1/2 Cup apple cider vinegar (I actually used a little less last time I mixed this up)
1 Cup filtered water

Mix together in another spray bottle.

After washing your hair with the baking soda, apply the ACV all over.  If your hair tends to be oily then you might want to concentrate more on the ends.  I don’t have this problem so I use it all over and sometimes apply to my scalp as well.  Leave in while you finish your shower and then thoroughly rinse out.  I sometimes worry that there might be a lingering smell of vinegar after my shower and have even asked Mr. SFF to smell my hair to make sure but I have never had any problems.  You could add some essential oils if you want but it is not needed.

My routine is usually washing my hair every 3-4 days with the BS wash and ACV rinse (3 days seems to be the best for me right now).  Sometimes on my off days I will give my hair just a couple of spritzes of ACV while in the shower to give me a little more moisture, especially during the dry winter months.

Remember you can adjust the ratios of the recipes to find what works well for you.  I started this using this no-poo method last December but adjusted the BS up just a little in the spring up from only one tablespoon of baking soda.  If you have drier hair, reduce the amount of BS in your wash and increase the ACV in your rinse.  For oily hair, increase the amount of BS in your wash and decrease the ACV in your rinse.  Play with it until you figure out what works but make sure not to use too much BS as it can be damaging.  Keep in mind that every body is a little different so the BS & ACV wash and rinse may not work well for you but there is likely something that will.

Making the Leap to “No-Poo”

Once you have figured out which wash and rinse you want to try then you are ready to make the leap.  This type of change is not something to be taken lightly as there is a transitional period so you have to be committed.  The way you switch is sort of like going cold turkey – you just stop shampooing your hair.  Just use water to rinse your hair for as long as you can (a week if possible).  As your scalp will be adjusting to not being stripped daily it will likely be creating an excess amount of sebum/oil so don’t do this right before some big event.  Get out your hats or be ready to wear lots of ponytails during the transitional time.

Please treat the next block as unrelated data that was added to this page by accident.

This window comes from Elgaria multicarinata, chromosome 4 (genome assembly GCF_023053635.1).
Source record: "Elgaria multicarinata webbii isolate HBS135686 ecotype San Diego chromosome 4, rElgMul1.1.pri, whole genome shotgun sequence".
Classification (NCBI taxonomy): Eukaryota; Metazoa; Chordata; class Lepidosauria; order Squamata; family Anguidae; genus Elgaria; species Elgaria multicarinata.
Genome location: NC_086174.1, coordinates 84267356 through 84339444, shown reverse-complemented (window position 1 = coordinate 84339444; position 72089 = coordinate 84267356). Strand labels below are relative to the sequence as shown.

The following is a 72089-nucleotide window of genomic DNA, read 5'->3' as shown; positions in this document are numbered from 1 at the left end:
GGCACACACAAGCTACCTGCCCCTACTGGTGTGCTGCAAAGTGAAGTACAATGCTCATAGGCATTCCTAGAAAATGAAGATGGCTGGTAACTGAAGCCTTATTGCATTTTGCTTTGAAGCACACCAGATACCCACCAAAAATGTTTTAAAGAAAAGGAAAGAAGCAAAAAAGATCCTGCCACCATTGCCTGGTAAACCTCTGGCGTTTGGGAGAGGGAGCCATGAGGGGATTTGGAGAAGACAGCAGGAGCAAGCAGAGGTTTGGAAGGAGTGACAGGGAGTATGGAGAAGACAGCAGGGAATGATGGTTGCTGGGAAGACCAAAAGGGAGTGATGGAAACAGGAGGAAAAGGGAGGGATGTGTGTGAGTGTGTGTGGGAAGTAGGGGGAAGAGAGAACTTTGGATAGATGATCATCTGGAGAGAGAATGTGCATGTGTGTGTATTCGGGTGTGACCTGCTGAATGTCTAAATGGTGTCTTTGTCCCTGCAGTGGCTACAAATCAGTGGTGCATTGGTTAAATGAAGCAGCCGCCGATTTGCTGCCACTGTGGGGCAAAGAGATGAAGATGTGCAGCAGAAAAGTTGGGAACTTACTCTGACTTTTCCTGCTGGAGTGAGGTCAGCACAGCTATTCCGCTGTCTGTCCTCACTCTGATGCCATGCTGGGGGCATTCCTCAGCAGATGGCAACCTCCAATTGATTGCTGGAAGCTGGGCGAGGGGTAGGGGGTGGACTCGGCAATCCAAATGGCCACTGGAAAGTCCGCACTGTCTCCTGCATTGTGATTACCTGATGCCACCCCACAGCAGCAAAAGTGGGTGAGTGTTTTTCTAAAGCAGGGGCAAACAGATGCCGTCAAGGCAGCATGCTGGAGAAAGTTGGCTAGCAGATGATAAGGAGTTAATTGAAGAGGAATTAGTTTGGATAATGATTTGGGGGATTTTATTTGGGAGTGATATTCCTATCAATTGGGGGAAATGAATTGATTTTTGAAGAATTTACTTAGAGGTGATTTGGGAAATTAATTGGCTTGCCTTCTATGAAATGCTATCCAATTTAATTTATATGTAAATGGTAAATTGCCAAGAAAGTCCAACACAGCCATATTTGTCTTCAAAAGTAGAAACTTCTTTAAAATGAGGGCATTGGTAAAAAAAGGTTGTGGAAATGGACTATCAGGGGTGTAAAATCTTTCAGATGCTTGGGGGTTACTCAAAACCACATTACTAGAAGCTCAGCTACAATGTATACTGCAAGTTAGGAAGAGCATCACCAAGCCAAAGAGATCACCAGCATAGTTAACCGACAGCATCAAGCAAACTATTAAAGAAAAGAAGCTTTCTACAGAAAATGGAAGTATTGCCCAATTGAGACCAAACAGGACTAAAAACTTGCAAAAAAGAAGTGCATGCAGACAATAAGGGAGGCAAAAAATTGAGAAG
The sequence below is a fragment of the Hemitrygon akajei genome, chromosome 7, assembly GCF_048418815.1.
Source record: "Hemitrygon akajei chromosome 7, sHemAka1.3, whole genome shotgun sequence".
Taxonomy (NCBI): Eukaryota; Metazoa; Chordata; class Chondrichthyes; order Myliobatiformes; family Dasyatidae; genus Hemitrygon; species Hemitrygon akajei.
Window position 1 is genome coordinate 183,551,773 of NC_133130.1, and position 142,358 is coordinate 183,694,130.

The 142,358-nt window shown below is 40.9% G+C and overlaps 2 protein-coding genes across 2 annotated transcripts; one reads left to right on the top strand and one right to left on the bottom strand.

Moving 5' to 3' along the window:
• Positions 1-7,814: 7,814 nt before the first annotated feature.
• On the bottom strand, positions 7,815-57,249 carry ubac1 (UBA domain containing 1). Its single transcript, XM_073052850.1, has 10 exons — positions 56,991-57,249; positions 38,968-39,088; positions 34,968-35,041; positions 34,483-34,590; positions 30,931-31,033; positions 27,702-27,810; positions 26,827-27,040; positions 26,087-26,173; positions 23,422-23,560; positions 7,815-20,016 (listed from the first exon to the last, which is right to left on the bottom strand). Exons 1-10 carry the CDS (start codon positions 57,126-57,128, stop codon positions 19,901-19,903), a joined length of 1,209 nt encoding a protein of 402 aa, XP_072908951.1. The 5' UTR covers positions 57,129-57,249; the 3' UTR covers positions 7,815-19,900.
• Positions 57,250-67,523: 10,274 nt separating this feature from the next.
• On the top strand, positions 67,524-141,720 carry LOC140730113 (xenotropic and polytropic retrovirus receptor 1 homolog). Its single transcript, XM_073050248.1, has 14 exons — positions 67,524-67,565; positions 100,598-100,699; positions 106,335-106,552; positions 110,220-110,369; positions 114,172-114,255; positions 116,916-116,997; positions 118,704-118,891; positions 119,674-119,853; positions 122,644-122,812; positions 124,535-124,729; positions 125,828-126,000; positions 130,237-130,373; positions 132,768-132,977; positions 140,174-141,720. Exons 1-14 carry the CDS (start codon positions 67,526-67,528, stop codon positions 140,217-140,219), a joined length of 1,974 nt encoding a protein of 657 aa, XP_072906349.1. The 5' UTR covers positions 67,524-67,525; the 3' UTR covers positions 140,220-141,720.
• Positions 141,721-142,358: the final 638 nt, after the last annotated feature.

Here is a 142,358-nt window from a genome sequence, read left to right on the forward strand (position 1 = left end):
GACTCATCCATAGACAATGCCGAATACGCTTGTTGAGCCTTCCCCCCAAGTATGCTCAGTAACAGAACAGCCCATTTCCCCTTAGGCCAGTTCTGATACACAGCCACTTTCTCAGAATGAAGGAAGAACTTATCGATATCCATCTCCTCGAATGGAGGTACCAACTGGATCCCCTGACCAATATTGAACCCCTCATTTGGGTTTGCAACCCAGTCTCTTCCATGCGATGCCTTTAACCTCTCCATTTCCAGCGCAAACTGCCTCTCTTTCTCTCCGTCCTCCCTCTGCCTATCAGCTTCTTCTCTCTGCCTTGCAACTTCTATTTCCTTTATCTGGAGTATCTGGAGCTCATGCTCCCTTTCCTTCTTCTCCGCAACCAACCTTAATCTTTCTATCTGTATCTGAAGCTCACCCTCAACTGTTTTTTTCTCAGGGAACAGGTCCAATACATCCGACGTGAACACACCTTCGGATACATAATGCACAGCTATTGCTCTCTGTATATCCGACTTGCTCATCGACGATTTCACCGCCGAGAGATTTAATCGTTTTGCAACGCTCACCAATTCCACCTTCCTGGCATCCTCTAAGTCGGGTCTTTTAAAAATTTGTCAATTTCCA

When you get to the point that you can’t handle it any more as your hair is a greasy mess, start using your new wash/rinse.  Only clean your hair every 2-4 days as this is really all it needs (even with the traditional shampoo method).  Your hair will continue to adjust over time and some people say it can even take a couple of months.  For me the transition was pretty uneventful I think because I wasn’t washing my hair every day anyways.  But stick with it, remember I said to commit.  You may need to tweak your recipes a little but continue until you find out what works for you.

Using a Boar’s Bristle Brush

Another step to your hair/scalp health is using a Boar’s Bristle brush.  This will help to break up the waxy sebum build up on your scalp and distribute the healthy oils down towards your hair ends where it is needed.  I don’t do this often enough but many people swear by it.

Styling Your Hair

I am pretty low maintenance.  My styling regime has always been towel dry, scrunch with leave in hair product, and go.  Remember, I have naturally curly/wavy hair.  Sometimes I still use my special (ie: expensive) curly hair leave in products but I have found that I don’t usually need them, especially on days when I wash my hair as the ACV is a great moisturizer.  Now I use just a little bit of coconut oil on my hair, scrunch and go.  Another money saver here as well!

2015-08-18 14.05.03
My first day without styling products.


Overall, I have been very happy with my no-poo method.  It doesn’t work for everyone but for me it made a huge difference.  My hair is healthier and looks better, I am using less products, and I am saving money.  It is hard for me to calculate the exact cost savings as Mr. SFF often would pick up my styling products on his way home but I estimate I am saving more than $100 annually.  Every few months I will ask my hair dresser for her honest opinion of how my hair and scalp look and she agrees that the no-poo method is working for me.  I do miss the great shampoo massages when she washes my hair but I don’t miss the endless cursing of my frizz.

2015-12-19 09.27.11
Travel sized bottles.

The one downside I have had with being no-poo is travel.  I have smaller spray 3 oz bottles for travel but because the wash and rinse are water based they tend to leak.  I usually will double bag them but if they get squished while in transit I can lose most/all of it.  If I can, I try to time my washes around travel days so that I don’t have to worry about it while on this road but this is often not possible.  But I suppose this is a trade off I am willing to take to have healthy hair and more money in my bank account.